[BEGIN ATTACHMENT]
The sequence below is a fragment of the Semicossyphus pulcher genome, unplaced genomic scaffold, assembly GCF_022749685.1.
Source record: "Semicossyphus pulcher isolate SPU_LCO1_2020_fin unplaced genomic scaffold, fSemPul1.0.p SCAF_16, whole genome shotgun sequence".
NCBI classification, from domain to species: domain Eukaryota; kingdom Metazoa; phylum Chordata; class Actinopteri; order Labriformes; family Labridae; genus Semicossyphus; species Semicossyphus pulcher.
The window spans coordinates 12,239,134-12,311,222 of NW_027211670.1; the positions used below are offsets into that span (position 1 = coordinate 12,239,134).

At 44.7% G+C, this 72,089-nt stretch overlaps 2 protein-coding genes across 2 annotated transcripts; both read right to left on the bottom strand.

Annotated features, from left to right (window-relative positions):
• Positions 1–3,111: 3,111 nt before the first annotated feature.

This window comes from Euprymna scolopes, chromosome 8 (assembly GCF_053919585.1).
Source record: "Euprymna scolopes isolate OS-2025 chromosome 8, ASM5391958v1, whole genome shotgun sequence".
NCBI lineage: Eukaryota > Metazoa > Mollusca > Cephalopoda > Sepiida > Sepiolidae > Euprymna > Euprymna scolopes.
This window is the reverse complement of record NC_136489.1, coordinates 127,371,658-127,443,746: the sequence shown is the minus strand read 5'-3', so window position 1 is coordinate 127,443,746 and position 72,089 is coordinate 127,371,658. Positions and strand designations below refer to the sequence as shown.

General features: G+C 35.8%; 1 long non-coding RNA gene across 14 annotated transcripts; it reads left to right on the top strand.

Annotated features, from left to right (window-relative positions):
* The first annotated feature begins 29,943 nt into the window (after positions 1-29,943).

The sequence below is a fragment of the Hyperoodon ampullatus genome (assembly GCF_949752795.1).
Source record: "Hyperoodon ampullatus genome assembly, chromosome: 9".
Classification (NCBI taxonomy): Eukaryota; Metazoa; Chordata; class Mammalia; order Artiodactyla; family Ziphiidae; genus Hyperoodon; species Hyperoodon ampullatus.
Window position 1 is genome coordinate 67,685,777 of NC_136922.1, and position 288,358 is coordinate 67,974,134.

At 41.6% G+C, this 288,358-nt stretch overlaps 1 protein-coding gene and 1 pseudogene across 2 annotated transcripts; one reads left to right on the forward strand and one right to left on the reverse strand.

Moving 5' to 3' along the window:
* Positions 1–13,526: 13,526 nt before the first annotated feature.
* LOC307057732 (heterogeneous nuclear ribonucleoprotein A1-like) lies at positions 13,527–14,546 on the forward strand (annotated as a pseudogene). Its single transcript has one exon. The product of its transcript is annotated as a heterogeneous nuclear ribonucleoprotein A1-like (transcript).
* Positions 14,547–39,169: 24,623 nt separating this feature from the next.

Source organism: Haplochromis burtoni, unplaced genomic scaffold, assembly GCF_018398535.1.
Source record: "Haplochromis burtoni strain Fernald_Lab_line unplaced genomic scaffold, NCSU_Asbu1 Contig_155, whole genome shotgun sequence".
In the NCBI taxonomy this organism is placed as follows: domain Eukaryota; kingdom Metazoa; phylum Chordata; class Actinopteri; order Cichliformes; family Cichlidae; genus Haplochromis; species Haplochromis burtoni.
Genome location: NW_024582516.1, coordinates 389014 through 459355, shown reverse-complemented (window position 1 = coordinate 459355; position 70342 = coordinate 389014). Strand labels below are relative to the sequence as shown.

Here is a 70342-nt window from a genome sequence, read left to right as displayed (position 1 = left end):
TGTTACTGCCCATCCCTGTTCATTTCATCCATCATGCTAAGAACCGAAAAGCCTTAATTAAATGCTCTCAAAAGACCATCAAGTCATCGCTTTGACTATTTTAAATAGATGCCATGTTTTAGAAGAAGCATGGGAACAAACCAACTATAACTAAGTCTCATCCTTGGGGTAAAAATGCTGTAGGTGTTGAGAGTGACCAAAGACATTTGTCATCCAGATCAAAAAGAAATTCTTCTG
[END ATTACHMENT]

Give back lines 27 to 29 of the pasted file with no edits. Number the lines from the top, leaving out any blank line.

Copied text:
Genome location: NW_024582516.1, coordinates 389014 through 459355, shown reverse-complemented (window position 1 = coordinate 459355; position 70342 = coordinate 389014). Strand labels below are relative to the sequence as shown.

Here is a 70342-nt window from a genome sequence, read left to right as displayed (position 1 = left end):
TGTTACTGCCCATCCCTGTTCATTTCATCCATCATGCTAAGAACCGAAAAGCCTTAATTAAATGCTCTCAAAAGACCATCAAGTCATCGCTTTGACTATTTTAAATAGATGCCATGTTTTAGAAGAAGCATGGGAACAAACCAACTATAACTAAGTCTCATCCTTGGGGTAAAAATGCTGTAGGTGTTGAGAGTGACCAAAGACATTTGTCATCCAGATCAAAAAGAAATTCTTCTG